PARIS, Sept 7 (Reuters) - The lifting of European Union custom duties on Ukrainian goods led to a jump in poultry imports that has benefited a single company rather than Ukrainian farmers, French poultry makers said on Wednesday, asking for the temporary move not to be renewed.
The EU in June temporarily lifted tariffs to help the war-torn country and suspended quotas of Ukrainian agricultural products, including one for 70,000 tonnes of Ukrainian poultry a year.
Ukrainian chicken imports into the EU jumped 54% year-on-year in the second quarter to about 52,000 tonnes, French poultry group Anvol said on Wednesday, forecasting the total volume for 2022 at between 130,000 and 180,000 tonnes.
In France alone the rise in the second quarter was 181%.
The competition from increased imports comes as the sector is already suffering from a surge in costs due to high grain prices and rocketing energy prices.
“We got tricked,” Anvol Deputy Chairman Gilles Huttepain told reporters. “We are ok to help Ukrainian farmers but we don’t want to help just one company.”
Huttepain was referring to MHP, by far Ukraine’s largest poultry meat producer and exporter and the country’s top food producer.
MHP’s operations are vertically integrated - from feed grains and fodder production to egg hatching, processing and sales, it says on its website.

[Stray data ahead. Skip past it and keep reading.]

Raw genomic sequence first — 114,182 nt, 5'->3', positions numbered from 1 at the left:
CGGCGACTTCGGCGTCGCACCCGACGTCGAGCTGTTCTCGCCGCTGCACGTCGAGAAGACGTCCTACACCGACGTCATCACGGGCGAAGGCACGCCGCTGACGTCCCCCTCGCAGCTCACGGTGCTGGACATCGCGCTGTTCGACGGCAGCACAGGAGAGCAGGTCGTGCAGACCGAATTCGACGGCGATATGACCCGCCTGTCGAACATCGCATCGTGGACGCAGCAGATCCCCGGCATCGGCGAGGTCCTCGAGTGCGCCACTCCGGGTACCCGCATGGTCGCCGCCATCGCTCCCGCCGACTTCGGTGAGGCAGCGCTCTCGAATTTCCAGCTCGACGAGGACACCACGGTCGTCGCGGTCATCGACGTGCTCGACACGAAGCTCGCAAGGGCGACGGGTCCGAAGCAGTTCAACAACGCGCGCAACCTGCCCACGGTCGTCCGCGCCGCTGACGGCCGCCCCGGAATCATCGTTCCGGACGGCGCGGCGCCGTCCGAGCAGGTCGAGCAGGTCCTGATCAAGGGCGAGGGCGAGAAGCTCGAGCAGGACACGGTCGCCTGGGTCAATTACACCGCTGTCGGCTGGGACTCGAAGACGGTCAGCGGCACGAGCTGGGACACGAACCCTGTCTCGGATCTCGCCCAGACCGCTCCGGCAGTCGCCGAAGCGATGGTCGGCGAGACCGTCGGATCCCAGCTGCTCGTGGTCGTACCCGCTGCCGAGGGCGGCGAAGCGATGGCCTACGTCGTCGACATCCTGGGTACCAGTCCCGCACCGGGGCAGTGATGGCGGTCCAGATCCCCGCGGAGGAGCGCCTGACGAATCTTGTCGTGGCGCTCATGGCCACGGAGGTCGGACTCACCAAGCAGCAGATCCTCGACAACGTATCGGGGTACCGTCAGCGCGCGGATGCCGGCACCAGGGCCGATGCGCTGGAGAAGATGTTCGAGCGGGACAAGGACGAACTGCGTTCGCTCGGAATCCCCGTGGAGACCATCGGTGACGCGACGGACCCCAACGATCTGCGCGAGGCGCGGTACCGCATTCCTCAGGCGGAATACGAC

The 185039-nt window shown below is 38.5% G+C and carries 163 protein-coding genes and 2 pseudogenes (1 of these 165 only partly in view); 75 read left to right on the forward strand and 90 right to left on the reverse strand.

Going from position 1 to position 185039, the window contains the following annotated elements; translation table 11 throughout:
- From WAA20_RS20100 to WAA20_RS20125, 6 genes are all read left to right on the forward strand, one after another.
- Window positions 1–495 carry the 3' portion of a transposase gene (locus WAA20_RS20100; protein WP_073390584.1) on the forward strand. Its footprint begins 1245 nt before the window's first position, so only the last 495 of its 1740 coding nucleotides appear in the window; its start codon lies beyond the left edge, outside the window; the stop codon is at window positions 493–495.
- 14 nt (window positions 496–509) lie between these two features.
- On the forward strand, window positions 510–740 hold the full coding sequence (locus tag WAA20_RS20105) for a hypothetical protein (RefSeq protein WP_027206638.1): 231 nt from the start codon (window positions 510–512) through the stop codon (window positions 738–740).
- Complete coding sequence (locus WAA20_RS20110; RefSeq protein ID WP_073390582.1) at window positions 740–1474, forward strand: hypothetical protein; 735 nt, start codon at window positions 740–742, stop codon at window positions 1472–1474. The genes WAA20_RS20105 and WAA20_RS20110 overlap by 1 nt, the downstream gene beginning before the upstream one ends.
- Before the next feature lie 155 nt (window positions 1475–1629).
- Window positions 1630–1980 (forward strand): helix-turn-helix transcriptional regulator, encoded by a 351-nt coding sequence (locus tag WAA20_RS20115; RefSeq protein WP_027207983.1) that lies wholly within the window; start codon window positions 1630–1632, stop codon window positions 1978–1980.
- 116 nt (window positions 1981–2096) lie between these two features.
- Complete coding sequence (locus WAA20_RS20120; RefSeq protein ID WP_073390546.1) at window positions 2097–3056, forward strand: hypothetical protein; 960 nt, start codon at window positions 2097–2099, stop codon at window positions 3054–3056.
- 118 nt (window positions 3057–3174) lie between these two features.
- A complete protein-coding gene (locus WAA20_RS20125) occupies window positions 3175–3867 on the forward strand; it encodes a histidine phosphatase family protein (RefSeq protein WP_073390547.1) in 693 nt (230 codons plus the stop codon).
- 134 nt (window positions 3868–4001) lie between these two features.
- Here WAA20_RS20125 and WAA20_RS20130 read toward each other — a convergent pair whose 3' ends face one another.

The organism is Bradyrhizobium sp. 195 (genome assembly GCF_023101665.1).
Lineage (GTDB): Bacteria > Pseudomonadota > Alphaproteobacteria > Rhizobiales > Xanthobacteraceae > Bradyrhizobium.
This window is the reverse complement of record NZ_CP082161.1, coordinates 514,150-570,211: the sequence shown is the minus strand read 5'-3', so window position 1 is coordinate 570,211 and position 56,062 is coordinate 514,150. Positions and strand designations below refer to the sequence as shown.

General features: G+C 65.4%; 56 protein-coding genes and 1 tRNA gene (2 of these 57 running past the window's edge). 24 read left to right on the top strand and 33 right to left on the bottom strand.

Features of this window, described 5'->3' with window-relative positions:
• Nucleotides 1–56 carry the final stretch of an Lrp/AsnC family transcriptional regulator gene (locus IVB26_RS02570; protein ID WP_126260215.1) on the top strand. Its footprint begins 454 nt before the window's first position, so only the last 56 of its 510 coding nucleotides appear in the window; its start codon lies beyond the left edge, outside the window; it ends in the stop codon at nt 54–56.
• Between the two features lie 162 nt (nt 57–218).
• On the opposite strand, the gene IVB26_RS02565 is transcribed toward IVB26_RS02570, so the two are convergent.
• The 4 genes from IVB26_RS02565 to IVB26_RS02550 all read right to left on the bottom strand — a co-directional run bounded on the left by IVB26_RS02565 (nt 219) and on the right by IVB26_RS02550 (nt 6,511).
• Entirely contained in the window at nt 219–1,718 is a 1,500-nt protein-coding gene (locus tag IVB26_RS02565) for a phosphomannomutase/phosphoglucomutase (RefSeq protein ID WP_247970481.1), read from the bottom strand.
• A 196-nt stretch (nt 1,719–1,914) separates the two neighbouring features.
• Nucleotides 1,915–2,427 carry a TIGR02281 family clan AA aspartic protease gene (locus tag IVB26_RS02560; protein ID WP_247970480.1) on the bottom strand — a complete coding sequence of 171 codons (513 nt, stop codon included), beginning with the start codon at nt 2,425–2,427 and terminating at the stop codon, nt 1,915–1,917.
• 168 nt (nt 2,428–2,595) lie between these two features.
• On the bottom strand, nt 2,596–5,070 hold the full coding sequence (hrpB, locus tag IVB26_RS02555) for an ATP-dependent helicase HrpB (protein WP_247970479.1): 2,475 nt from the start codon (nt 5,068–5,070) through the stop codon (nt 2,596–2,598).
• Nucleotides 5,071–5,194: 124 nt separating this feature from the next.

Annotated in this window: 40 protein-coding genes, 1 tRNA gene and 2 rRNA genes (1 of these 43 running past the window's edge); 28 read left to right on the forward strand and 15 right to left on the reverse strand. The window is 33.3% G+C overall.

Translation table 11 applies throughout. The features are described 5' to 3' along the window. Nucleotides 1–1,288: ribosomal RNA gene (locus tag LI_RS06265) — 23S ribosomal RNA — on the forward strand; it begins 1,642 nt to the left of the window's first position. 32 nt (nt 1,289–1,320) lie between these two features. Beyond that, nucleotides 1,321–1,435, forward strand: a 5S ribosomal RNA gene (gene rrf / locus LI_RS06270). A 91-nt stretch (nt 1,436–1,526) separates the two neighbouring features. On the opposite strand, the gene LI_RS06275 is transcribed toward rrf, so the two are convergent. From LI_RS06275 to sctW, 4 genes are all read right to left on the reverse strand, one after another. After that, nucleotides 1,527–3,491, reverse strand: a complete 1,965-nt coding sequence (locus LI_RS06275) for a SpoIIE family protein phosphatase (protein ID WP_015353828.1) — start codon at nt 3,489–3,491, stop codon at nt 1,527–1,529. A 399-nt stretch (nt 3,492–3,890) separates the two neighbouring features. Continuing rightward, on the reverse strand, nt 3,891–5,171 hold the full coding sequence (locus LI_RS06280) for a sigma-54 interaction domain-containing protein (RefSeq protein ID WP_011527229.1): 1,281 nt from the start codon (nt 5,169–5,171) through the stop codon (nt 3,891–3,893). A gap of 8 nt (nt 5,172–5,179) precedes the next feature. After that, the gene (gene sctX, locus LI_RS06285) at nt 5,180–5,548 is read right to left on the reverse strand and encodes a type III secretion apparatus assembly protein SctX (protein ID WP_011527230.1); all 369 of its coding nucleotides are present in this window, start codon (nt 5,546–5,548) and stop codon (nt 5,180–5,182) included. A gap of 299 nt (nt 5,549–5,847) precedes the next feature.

In June, the chicken and grains processor said its poultry production capacity had been reduced to 80-85% of normal levels due to the conflict and it could not give a financial outlook for the year.
The rise of Ukrainian chicken exports to the EU was also linked to a fall in shipments towards the Middle East due to stalled maritime traffic on the Black Sea, the French group said.
Chicken imports in France have been boosted further by a drop in local output after producers had to cull more than 19 million birds in the country’s worse-ever bird flu crisis and strong competition from cheaper origins. Imports from Brazil were 122% higher in the second quarter, they said.
An Ukrainian chicken breast is sold at nearly half the price of a French one, Anvol said.
EU customs exemptions on Ukrainian goods are only valid for one year and the European Commission said it reserved the right to further impose duties in the event of injury to the products of European producers.
MHP did not immediately respond a Reuters request to comment. (Reporting by Sybille de La Hamaide;Editing by Elaine Hardcastle)
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